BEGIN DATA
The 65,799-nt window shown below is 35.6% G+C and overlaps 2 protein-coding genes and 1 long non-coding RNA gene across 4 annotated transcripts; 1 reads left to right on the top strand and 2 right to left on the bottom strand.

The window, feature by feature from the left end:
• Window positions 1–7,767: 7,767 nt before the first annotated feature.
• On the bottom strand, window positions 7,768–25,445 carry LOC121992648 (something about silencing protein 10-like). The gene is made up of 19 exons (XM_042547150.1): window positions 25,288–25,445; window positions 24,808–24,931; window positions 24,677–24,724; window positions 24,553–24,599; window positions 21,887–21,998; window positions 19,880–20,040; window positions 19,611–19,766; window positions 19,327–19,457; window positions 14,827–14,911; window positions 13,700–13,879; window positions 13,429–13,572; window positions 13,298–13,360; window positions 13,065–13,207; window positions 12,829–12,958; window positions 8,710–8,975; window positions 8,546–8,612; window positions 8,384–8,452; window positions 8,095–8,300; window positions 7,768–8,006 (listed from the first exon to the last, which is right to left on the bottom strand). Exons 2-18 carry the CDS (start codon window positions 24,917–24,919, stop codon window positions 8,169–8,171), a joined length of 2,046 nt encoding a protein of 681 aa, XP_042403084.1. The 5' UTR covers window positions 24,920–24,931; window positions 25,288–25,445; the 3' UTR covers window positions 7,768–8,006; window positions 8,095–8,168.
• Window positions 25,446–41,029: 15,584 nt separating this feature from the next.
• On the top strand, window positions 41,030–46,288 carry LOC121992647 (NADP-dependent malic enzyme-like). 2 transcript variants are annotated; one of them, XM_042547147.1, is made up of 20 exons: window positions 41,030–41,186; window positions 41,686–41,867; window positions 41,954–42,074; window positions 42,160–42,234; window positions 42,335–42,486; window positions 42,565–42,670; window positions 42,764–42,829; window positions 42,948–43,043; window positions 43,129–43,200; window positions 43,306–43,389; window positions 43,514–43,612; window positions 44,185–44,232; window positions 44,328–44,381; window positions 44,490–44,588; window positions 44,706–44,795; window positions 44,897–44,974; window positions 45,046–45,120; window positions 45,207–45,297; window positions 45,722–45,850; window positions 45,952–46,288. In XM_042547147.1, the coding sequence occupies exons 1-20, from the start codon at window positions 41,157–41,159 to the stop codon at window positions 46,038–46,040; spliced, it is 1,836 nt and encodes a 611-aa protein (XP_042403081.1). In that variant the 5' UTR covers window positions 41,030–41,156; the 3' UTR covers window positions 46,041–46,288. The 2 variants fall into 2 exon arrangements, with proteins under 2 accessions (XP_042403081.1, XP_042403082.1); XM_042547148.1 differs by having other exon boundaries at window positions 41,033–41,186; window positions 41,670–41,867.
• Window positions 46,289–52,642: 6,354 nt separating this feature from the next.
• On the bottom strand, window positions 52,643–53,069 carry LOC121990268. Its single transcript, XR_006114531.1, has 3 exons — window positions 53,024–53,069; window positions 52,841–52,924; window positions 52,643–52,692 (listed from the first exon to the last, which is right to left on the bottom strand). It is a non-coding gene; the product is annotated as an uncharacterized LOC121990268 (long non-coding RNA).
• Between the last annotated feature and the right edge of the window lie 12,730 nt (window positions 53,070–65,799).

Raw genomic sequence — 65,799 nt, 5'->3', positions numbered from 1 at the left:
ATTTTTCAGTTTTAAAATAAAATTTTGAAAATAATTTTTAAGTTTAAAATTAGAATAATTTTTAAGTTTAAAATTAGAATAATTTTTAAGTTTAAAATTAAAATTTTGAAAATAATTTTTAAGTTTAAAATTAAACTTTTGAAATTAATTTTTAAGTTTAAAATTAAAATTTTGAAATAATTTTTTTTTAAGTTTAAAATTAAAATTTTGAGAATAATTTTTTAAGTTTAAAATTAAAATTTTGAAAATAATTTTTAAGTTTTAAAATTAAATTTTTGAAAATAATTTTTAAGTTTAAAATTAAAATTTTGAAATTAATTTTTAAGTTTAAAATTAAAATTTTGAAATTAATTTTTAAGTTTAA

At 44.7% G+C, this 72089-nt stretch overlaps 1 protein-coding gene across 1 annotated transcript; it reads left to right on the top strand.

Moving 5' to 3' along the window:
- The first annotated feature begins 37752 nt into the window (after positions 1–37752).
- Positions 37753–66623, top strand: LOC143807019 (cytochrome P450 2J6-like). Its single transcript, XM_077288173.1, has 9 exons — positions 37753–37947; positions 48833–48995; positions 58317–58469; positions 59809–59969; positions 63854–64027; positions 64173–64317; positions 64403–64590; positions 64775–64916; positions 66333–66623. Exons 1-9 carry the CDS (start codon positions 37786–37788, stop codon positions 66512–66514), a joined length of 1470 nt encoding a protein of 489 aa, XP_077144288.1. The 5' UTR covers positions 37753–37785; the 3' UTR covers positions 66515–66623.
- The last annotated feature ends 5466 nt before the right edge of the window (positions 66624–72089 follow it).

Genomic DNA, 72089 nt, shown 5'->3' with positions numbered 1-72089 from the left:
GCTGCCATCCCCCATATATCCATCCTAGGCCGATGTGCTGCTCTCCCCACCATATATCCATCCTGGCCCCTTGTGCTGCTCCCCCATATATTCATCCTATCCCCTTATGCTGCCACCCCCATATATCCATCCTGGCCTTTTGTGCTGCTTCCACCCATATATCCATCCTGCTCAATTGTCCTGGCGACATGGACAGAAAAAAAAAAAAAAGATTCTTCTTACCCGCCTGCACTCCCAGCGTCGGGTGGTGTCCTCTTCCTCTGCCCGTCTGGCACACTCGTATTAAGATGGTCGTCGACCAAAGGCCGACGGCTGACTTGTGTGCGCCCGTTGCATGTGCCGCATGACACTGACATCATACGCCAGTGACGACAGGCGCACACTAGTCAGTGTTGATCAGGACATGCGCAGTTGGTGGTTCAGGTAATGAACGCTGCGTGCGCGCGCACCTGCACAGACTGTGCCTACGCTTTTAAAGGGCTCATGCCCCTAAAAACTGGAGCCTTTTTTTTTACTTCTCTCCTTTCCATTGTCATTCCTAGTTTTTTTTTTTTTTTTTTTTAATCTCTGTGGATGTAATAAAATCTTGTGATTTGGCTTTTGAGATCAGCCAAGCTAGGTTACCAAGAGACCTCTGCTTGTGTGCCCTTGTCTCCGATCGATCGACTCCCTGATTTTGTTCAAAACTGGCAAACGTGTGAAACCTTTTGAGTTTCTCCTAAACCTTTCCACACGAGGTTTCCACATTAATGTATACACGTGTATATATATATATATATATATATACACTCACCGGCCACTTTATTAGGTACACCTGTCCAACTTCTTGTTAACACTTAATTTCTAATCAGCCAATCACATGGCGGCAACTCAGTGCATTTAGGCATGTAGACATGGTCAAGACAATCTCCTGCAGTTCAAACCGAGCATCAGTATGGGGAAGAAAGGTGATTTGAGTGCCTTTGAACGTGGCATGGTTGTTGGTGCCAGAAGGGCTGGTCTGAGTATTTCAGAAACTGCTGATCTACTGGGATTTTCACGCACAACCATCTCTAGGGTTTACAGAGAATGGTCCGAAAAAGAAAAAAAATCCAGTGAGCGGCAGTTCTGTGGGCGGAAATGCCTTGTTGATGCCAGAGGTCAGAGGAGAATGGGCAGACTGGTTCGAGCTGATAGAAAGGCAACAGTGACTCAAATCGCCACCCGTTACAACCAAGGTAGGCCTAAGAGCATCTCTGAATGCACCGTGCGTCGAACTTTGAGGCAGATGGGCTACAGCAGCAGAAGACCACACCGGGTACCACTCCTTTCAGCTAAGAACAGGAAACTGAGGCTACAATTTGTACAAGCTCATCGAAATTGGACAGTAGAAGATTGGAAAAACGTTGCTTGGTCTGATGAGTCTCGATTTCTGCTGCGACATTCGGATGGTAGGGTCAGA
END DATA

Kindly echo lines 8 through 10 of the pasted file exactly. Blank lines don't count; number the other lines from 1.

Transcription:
• On the bottom strand, window positions 52,643–53,069 carry LOC121990268. Its single transcript, XR_006114531.1, has 3 exons — window positions 53,024–53,069; window positions 52,841–52,924; window positions 52,643–52,692 (listed from the first exon to the last, which is right to left on the bottom strand). It is a non-coding gene; the product is annotated as an uncharacterized LOC121990268 (long non-coding RNA).
• Between the last annotated feature and the right edge of the window lie 12,730 nt (window positions 53,070–65,799).

Raw genomic sequence — 65,799 nt, 5'->3', positions numbered from 1 at the left: